Taco Bell Latest to Admit to Horsemeat in Beef Products
Taco Bell and two other major companies are the latest processed food industry juggernauts to be blasted in the news for their products containing horsemeat in the UK after the UK’s Food Standards Agency (FSA) found horse DNA in the third wave of test results on major food distributors and manufacturers.
As you are likely aware, Burger King was the first major chain in the UK to admit after extensive denial that its products actually did contain horsemeat. Making headlines, especially in the UK where the story broke, the entire chain of horsemeat admissions brings into question whether consumers or the manufacturer have any idea it’s in their food. One article by The Independent even detailed how the ‘horsemeat’ in Burger King burgers and others available on the shelves of grocery stores might actually be donkey meat instead.
Whether it’s horse or donkey, it turns out the reason may be due to the illegal sale of donkeys and horses previously used (until a law was passed banning them) for travel within the economically struggling nation of Romania. The FSA tested about 1,797 products from various companies with 5,430 test results.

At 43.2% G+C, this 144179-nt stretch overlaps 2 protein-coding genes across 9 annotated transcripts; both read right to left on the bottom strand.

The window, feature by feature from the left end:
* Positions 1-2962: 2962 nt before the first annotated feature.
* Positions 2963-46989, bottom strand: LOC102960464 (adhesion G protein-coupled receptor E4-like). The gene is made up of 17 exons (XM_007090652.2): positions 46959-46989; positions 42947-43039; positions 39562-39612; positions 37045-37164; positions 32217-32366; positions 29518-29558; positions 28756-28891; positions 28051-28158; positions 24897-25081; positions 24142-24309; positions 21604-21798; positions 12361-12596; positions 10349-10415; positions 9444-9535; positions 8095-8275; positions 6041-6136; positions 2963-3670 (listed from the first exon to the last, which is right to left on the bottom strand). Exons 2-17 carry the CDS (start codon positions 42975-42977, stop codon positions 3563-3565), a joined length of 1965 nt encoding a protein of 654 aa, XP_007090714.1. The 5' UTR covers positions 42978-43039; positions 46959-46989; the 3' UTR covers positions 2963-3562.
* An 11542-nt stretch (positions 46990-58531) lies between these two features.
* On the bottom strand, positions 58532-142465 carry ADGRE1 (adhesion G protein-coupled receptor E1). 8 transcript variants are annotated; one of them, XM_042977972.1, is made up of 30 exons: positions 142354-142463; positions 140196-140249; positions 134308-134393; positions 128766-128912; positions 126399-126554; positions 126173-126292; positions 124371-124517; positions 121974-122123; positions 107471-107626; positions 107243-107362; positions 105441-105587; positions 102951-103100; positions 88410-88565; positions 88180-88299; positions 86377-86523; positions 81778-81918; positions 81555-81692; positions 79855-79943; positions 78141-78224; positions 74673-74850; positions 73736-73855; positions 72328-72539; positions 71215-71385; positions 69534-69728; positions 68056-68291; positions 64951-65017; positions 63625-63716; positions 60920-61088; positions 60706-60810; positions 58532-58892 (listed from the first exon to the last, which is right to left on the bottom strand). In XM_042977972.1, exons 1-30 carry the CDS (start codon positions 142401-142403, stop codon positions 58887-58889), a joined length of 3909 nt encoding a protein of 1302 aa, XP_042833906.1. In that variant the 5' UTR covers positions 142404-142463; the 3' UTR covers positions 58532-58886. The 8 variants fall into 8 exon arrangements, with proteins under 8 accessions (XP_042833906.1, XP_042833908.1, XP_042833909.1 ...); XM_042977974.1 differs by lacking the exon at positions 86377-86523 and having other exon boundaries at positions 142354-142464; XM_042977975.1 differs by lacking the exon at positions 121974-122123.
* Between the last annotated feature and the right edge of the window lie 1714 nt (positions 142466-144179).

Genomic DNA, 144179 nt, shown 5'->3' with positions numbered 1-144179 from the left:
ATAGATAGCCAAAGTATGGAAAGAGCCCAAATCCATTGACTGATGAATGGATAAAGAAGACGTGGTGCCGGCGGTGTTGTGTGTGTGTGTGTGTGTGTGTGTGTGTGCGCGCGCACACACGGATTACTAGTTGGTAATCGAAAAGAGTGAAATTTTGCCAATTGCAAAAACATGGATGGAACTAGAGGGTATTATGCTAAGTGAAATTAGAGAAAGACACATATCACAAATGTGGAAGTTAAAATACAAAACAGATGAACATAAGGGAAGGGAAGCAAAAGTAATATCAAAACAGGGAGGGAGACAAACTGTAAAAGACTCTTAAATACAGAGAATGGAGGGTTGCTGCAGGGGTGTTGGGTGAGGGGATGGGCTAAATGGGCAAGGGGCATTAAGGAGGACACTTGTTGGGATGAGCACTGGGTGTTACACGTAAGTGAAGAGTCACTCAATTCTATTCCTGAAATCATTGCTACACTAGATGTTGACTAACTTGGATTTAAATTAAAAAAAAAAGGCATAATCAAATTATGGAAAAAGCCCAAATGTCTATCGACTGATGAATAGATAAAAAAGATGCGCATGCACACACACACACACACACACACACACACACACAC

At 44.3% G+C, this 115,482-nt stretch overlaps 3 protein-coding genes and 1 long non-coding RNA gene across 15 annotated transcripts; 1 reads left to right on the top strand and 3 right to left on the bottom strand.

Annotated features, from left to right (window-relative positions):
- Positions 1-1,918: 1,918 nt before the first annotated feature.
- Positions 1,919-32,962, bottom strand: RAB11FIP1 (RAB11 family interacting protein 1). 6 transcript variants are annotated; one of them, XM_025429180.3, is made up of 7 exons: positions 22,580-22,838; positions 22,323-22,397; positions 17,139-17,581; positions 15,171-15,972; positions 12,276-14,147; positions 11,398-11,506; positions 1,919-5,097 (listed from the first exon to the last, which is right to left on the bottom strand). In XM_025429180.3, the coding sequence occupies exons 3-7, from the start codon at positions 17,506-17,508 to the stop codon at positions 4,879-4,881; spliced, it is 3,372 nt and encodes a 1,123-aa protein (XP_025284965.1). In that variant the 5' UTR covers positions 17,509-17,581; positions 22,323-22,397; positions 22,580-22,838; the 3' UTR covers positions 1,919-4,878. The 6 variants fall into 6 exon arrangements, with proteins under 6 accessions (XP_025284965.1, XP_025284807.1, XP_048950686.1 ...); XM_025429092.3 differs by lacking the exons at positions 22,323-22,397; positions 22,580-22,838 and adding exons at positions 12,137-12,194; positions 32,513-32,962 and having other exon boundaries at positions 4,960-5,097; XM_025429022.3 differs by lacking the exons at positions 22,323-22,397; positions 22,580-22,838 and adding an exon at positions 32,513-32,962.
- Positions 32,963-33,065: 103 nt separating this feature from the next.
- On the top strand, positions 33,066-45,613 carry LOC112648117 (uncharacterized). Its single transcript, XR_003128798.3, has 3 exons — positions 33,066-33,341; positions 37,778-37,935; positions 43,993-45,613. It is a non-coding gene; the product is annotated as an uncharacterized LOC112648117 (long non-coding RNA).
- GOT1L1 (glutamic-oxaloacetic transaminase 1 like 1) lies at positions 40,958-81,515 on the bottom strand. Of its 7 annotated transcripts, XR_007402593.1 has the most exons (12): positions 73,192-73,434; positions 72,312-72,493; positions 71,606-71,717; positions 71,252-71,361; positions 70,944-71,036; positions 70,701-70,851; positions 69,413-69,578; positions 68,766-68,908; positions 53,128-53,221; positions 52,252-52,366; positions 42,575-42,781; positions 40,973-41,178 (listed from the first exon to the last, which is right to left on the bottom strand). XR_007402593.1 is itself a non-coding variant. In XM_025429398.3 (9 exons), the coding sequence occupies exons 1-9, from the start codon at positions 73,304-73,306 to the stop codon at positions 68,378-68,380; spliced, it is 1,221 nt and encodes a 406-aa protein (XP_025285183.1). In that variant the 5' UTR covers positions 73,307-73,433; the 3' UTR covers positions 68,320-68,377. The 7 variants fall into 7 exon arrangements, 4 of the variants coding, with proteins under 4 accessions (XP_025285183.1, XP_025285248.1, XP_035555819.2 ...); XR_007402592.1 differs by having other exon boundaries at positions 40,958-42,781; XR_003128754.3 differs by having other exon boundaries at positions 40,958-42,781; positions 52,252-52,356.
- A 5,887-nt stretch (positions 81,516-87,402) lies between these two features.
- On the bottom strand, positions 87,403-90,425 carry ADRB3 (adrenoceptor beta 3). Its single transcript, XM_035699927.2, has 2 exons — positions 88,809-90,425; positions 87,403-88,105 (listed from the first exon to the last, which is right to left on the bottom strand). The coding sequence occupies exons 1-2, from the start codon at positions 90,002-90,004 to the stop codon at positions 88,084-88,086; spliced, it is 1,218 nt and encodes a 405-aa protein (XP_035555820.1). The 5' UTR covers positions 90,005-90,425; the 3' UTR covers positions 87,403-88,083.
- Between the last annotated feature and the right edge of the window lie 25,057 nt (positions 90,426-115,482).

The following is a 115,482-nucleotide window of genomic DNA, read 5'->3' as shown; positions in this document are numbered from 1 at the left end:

In a manner similar to Burger King, Taco Bell immediately responded to the findings with claims that they were shocked by the presence of horsemeat in their beef products. After initiating recalls from their chains within the UK, a Taco Bell spokesperson said that Taco Bell was “very disappointed” to be let down by the meat suppliers and “sincerely apologized” to Taco Bell customers.
It comes as a surprise, at least to me, that Taco Bell would not have begun testing their beef in the UK immediately after Burger King was absolutely slaughtered in the media for selling horse-containing burgers in an absolute PR nightmare. In the event that Taco Bell did not test their low grade, hormone-injected beef for horsemeat, it would seem like a very unwise business move. In the more likely event that they did immediately purchase a DNA test and decided to not say anything about it in hopes it would not be a PR nightmare for them, then it comes down to deceiving consumers.
Ultimately, the same fundamental reality is highlighted here just as it was with Burger King’s admission: when you consume fast food, you really don’t know what you’re getting. Even beyond the additives, fillers, GMOs, plastic chemicals, and others — it might even come down to the wrong animal.
Natural Society staff contribution